The goal of this mini-series was to create a backend hosted in Windows Azure Websites and connect to it from both Android and iOS. More so, I wanted to host something that didn’t require .NET technologies to work. I wanted to do this because, if you’re an iOS developer you are definitely on OSX. Many Android developers are using OSX for their primary development machine as well. This means that if you are forced to use a .NET backend, your hands are somewhat tied since you can’t run Visual Studio on OSX. For that reason, I chose to create a PHP website with a minimal web user interface and all of the functionality exposed via web services. The site and services were relatively simple and exposed the ability to shorten URLs (just like tinyurl.com).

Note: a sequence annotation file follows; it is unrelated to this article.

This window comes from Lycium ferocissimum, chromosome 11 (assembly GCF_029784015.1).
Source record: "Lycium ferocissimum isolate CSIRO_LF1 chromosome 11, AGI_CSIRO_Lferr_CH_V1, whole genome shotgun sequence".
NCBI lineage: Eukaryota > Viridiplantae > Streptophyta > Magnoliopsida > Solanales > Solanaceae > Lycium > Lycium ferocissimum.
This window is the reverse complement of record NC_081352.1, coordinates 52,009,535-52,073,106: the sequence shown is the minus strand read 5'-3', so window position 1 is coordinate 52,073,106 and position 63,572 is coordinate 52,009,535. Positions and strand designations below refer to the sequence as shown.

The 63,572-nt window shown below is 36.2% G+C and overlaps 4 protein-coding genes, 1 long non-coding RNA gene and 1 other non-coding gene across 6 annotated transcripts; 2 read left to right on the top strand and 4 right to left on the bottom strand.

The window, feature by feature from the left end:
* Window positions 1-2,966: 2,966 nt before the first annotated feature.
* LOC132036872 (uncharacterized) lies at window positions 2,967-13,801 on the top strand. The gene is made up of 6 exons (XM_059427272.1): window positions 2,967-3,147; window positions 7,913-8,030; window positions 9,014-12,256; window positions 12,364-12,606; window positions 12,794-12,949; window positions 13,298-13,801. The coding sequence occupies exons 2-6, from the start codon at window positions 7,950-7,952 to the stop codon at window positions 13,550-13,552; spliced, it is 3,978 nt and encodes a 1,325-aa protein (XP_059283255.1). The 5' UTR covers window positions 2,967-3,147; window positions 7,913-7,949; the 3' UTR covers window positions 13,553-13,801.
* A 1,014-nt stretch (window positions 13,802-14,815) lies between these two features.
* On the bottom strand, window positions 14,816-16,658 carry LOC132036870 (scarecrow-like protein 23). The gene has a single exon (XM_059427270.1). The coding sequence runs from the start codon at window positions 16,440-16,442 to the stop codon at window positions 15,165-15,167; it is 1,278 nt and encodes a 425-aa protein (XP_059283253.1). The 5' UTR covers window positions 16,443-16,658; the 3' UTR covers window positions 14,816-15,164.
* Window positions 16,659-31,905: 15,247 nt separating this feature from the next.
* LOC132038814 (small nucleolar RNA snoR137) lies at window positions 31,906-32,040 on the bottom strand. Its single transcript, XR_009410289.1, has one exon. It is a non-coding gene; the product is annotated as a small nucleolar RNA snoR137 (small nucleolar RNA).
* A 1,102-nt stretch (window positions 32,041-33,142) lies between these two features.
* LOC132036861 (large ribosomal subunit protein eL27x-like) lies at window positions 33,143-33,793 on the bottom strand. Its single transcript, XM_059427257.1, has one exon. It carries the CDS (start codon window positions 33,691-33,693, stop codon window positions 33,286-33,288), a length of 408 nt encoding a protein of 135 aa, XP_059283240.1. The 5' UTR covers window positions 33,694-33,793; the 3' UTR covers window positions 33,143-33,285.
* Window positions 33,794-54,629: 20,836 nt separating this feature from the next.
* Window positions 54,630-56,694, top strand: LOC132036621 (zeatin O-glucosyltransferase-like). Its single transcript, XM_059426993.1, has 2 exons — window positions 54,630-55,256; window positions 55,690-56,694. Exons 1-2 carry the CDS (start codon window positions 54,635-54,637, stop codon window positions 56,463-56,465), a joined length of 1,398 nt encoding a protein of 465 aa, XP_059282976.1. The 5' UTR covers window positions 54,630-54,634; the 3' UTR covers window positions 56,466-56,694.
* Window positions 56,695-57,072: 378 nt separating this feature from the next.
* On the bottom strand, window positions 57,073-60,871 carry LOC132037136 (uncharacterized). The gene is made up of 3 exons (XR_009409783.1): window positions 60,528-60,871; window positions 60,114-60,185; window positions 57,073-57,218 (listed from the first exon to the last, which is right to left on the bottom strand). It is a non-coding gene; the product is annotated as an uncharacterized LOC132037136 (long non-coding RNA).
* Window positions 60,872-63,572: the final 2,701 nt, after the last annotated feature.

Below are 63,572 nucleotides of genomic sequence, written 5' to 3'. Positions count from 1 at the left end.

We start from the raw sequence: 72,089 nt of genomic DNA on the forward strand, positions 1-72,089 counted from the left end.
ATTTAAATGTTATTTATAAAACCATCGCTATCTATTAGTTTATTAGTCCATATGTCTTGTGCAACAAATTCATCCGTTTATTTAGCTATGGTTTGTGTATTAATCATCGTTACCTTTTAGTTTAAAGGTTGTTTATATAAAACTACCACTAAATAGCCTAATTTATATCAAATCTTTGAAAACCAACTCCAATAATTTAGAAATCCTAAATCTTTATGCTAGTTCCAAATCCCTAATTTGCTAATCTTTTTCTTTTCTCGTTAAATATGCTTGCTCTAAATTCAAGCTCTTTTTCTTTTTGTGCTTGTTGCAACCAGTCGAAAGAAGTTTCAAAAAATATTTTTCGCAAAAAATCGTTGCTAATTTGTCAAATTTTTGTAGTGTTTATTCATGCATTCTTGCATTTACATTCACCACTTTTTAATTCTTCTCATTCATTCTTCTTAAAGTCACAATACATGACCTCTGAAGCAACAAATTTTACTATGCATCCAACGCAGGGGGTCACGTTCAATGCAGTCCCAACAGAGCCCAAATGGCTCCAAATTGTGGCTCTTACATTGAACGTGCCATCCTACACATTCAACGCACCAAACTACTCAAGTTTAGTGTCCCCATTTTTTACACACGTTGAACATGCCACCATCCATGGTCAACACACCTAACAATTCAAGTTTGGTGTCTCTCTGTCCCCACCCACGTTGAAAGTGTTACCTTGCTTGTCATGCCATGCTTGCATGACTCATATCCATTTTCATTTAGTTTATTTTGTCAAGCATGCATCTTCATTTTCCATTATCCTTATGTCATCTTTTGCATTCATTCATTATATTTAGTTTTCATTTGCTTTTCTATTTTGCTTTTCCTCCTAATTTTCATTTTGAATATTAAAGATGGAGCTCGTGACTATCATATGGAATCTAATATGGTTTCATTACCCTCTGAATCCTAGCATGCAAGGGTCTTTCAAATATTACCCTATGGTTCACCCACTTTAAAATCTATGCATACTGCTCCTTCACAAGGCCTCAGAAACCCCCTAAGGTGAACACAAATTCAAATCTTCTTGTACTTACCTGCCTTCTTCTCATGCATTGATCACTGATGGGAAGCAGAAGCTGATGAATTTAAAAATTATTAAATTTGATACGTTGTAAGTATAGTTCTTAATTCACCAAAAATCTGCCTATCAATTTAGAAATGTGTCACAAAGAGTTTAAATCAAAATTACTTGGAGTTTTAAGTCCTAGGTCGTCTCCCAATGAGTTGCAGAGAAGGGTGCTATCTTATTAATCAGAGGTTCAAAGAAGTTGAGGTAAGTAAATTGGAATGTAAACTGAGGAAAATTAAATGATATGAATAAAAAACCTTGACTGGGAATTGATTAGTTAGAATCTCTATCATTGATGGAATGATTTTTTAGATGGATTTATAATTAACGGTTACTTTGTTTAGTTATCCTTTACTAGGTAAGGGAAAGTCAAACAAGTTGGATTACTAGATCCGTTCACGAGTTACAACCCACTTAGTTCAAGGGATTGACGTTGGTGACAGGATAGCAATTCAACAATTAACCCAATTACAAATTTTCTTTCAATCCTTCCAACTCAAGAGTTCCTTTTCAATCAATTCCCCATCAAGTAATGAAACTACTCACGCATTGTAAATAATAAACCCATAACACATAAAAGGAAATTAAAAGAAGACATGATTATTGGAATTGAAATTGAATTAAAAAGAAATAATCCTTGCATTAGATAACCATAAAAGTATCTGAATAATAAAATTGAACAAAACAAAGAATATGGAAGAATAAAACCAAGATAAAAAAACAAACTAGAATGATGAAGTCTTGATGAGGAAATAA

As of now, we’ve successfully deployed this PHP website to Windows Azure WebSites as well as created clients for both iOS and Android. You can see each article in this mini-series here:
This demo was originally built for a Windows Azure DevCamp in London, England which was organized and hosted by the United Kingdom Windows Azure User Group. They did a great job and it was really fun to present there. You can grab the deck from my Android presentation here and my iOS presentation here. These presentations are mostly the same as the functionality used prior to Windows Azure Websites was (mostly) the same for both Android and iOS. Plus what I’ve done so far is about the same for both. What’s important is that we’ve just started to scratch the surface of Android and iOS connectivity to Windows Azure Websites. Stay tuned as we have some exciting stuff in store.
For a free trial for Windows Azure Websites, sign up here.